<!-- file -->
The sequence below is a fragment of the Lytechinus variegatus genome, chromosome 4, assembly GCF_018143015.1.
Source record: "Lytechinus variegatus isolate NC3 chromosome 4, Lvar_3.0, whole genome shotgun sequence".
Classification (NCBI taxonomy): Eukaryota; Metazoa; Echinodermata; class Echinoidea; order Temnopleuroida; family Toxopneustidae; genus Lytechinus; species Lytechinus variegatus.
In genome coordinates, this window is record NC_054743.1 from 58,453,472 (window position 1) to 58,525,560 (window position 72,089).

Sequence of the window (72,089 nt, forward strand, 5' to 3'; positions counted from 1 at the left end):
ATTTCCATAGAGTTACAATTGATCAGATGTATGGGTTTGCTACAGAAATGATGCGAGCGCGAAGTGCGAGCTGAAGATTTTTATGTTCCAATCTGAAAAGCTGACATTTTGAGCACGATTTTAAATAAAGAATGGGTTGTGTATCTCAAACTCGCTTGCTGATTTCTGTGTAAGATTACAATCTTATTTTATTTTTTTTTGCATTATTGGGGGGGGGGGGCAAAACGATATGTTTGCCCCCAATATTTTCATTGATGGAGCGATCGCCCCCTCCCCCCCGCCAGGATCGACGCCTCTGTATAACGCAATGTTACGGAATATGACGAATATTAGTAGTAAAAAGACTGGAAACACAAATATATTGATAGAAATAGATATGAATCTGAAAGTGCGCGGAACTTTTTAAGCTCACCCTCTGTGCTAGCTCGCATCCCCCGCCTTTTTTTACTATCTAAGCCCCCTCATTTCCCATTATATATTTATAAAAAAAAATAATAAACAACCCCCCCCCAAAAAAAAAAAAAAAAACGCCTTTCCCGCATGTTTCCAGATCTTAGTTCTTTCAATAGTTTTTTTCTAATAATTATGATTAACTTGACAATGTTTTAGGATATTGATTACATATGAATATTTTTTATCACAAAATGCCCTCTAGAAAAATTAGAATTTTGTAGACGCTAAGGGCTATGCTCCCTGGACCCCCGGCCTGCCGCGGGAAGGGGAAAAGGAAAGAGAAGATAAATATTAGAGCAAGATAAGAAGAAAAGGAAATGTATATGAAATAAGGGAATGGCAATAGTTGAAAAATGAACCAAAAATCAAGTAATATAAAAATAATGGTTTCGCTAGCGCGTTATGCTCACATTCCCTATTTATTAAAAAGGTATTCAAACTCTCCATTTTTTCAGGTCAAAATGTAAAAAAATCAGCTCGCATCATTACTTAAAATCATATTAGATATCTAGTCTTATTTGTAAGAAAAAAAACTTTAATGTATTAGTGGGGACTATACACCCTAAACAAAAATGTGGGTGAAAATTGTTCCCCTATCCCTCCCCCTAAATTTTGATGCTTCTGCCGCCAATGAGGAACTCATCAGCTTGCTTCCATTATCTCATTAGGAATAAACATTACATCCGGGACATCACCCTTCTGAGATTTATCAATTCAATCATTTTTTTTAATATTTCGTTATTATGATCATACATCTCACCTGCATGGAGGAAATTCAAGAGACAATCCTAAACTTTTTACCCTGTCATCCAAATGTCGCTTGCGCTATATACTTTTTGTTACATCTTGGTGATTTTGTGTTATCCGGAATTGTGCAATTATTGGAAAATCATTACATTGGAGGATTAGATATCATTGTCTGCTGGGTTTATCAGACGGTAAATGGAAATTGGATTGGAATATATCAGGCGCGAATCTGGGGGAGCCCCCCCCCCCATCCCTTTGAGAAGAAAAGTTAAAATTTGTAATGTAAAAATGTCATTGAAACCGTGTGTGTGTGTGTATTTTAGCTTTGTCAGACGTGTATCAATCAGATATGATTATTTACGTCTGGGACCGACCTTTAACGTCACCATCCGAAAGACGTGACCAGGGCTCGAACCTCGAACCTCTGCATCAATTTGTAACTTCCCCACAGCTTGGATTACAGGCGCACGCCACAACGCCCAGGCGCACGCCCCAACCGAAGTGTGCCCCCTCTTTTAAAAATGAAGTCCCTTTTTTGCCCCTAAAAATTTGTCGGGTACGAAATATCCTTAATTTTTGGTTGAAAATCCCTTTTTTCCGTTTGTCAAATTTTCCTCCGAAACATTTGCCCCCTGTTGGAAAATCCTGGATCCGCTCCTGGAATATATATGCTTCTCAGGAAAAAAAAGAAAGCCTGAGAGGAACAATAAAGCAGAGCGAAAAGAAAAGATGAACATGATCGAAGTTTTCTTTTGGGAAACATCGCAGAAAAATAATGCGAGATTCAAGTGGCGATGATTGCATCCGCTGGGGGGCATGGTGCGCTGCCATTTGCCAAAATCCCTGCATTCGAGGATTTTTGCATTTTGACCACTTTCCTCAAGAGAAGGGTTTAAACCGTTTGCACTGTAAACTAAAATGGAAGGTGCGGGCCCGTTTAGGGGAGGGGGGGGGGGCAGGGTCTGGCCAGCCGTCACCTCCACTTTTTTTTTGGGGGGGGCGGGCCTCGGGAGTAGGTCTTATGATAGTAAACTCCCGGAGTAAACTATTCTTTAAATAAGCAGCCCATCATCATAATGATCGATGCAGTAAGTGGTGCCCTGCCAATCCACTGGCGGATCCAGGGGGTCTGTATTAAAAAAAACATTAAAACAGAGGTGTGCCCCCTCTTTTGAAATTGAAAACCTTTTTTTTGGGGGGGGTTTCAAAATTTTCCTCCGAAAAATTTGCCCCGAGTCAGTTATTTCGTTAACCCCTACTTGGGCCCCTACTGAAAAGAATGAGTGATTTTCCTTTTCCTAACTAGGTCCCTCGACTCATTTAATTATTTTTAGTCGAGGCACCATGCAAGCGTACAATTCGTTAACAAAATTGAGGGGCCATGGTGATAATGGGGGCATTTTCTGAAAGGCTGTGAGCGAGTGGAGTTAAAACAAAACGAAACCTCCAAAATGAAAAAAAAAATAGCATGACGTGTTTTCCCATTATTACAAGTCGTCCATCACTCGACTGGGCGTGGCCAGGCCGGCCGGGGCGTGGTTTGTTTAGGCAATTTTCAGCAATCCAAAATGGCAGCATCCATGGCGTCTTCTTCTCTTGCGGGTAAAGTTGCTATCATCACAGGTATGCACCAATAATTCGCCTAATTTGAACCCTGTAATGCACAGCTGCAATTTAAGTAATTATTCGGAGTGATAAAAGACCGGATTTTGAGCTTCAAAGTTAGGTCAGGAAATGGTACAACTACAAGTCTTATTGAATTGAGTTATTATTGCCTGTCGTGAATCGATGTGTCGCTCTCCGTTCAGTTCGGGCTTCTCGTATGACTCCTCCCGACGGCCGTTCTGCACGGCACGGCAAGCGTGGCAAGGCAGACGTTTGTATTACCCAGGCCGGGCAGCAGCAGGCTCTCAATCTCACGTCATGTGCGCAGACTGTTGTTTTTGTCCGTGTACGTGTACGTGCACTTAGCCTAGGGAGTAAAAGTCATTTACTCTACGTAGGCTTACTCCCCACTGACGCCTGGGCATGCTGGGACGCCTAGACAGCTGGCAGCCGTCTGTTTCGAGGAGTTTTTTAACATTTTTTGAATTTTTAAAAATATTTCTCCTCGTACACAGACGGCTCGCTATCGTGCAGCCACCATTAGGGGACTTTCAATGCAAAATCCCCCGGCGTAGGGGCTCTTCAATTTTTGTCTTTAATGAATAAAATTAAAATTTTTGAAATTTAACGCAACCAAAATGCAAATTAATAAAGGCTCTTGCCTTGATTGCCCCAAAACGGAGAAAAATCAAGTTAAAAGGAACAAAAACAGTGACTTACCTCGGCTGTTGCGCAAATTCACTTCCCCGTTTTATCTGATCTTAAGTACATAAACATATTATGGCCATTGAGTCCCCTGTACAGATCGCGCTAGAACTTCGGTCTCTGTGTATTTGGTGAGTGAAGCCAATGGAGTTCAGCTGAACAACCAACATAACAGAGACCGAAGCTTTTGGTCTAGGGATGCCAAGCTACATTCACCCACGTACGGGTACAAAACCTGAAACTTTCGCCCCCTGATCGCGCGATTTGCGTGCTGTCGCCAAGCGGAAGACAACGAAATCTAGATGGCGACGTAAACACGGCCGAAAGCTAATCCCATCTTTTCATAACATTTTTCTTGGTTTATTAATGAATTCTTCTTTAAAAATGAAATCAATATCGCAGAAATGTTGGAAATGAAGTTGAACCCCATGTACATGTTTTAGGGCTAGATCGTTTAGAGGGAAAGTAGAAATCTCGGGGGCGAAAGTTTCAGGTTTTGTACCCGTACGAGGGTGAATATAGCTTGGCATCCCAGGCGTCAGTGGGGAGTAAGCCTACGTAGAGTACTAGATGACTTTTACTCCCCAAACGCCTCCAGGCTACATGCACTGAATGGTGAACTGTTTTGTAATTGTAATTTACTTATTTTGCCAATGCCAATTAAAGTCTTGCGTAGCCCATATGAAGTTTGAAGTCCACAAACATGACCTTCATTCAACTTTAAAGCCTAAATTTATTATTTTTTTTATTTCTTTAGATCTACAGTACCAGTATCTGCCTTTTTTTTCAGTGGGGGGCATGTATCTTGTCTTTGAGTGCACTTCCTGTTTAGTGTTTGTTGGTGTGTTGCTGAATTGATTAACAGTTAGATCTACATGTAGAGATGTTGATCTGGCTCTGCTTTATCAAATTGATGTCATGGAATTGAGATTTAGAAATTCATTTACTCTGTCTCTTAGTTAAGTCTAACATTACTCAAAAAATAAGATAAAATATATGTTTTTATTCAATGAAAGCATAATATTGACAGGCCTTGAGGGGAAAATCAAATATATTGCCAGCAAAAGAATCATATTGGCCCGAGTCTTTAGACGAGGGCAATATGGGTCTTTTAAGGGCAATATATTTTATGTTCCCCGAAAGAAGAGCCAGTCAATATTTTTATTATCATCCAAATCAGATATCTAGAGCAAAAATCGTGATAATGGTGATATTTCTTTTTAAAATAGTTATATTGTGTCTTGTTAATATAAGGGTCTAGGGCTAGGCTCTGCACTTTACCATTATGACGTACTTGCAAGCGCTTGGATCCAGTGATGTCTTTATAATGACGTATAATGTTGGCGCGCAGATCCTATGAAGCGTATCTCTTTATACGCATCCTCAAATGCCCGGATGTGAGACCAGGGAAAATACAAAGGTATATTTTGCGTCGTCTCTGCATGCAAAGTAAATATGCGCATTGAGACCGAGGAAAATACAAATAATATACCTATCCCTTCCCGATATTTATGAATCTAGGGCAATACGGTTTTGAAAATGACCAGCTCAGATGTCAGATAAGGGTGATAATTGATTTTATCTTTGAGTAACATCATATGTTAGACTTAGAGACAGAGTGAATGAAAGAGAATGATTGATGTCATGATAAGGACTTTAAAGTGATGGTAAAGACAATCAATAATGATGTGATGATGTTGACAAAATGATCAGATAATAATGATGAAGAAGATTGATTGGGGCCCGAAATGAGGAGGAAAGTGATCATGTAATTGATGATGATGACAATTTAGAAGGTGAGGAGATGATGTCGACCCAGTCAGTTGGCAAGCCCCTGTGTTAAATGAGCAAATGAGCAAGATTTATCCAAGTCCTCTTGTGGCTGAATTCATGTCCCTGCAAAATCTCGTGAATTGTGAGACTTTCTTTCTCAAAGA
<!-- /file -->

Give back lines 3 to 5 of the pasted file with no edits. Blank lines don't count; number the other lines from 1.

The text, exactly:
Classification (NCBI taxonomy): Eukaryota; Metazoa; Echinodermata; class Echinoidea; order Temnopleuroida; family Toxopneustidae; genus Lytechinus; species Lytechinus variegatus.
In genome coordinates, this window is record NC_054743.1 from 58,453,472 (window position 1) to 58,525,560 (window position 72,089).

Sequence of the window (72,089 nt, forward strand, 5' to 3'; positions counted from 1 at the left end):